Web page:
Are you looking for a full-frame DSLR camera for professional photography?
To the uninitiated, it perhaps seems strange that any camera is not shooting a full frame. Cameras still often measure their imaging sensors as they did with film back in the analog days. Full frame cameras have an image sensor that’s the size of a single picture taken on 35mm film. Move down to a camera with an APS-C sensor and the total light gathering area is roughly two-thirds the size of a full-frame shooter.
Because APS-C sensors are smaller, they don’t capture the entire picture the lens provides, which makes it appear as though you’ve zoomed in. That means wide-angle lenses aren’t so wide and telephoto lenses have even more reach.
If you’re shooting professionally, you will likely want a full-frame DSLR camera. And the convenient news is that full-frame DSLRs are generally also outfitted with the other features a professional-quality camera will need, like superb marks in light metering, ISO, autofocus, and image processing for quick capture of consistently excellent images, both still and video.
Best camera for professional photography: Canon 5D Mark IV Full Frame DSLR
The Canon 5D Mark IV is a favorite of professional portrait, event, and nature photographers for a reason. Amazon
The best DSLR for professional photographers is the Canon 5D Mark IV, a full-frame DSLR with rock-solid stats: 30.4 MP (with a beefy enough image processor to still shoot 7 frames per second), a native ISO of 32000 that expands to 102400, 61-point reticular autofocus, and dual-pixel recording in stills and video.
Despite all its heft, the Canon 5D Mark IV is still remarkably comfortable to use and carry, and for all its technical prowess, it remains an intuitive model, even if it is getting a little long in the tooth.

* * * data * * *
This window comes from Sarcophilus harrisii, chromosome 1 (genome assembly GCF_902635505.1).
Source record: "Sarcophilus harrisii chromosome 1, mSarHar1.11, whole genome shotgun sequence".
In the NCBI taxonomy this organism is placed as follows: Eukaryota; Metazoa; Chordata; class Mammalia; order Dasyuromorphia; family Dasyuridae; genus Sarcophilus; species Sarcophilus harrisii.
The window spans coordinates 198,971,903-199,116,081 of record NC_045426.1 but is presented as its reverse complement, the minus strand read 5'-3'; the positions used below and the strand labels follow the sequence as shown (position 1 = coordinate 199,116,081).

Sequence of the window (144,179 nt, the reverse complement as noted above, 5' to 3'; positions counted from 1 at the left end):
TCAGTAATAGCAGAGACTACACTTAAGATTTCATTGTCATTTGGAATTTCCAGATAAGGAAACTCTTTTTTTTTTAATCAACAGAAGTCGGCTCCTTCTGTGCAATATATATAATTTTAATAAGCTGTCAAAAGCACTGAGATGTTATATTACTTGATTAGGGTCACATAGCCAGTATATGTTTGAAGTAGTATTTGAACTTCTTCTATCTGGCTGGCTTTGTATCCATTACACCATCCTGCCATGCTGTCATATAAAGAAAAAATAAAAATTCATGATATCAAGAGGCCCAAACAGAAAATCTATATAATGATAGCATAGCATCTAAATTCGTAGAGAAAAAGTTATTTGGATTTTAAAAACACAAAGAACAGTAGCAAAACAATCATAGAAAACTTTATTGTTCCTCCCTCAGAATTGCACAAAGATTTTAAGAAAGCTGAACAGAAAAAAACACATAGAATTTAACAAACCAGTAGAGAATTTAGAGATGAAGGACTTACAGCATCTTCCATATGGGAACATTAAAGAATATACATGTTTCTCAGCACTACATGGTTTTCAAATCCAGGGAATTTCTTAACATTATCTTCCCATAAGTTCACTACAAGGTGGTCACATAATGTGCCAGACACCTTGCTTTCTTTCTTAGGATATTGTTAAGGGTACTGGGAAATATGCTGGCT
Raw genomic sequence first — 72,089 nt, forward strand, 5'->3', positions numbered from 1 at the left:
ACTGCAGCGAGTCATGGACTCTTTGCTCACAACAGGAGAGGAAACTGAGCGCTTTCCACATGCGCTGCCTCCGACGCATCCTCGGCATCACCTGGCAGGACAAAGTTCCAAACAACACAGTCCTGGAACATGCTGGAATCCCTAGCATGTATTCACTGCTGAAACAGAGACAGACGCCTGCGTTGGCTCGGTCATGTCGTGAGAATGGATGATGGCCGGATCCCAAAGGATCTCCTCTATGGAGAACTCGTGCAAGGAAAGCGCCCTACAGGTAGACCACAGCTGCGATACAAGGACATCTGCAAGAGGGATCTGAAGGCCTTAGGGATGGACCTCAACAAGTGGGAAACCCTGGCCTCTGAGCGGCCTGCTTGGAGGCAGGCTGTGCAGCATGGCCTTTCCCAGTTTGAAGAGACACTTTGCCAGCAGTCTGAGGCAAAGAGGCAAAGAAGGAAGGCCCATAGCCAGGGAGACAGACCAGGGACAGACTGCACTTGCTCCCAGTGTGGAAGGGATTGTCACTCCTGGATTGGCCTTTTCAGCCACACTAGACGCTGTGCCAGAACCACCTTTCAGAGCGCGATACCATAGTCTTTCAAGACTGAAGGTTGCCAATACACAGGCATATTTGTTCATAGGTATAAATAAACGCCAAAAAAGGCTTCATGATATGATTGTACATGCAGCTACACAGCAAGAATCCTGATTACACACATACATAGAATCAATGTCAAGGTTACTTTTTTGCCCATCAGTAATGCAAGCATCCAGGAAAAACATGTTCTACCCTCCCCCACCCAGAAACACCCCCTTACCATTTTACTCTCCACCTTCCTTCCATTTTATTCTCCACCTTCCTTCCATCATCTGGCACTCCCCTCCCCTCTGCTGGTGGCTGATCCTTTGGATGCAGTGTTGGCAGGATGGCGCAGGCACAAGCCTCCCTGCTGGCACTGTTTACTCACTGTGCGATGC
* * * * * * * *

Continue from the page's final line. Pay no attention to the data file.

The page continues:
Are you looking for a 4K DSLR camera for video?
The 4K here refers to the width of the video coming in at more than 4,000 horizontal lines of resolution. If you’re filming and you want to do anything with that footage here in 2021, you need to be shooting in 4K.
Once you’re in the 4K universe, considerations for the best 4K DSLR for video more or less mirror those for still photography—including looking for a full-frame DSLR if you’re doing anything on a professional level. You want quick, accurate, and directable autofocus. You want fast, reliable image processing with a great sensor and MP resolution. And, more essential for video than for stills, you want your DSLR for video to have a viewfinder that you can flip up or out, as you’ll likely be using the screen more than the optical viewfinder (the opposite of shooting stills, generally).
And battery life. Video tears through battery, and you want your camera to support you and your recharging game as much as possible.
Best DSLR for video: Nikon D780 DSLR
The Nikon D780 offers standout image quality and technical capacity for shooting 4K video. Amazon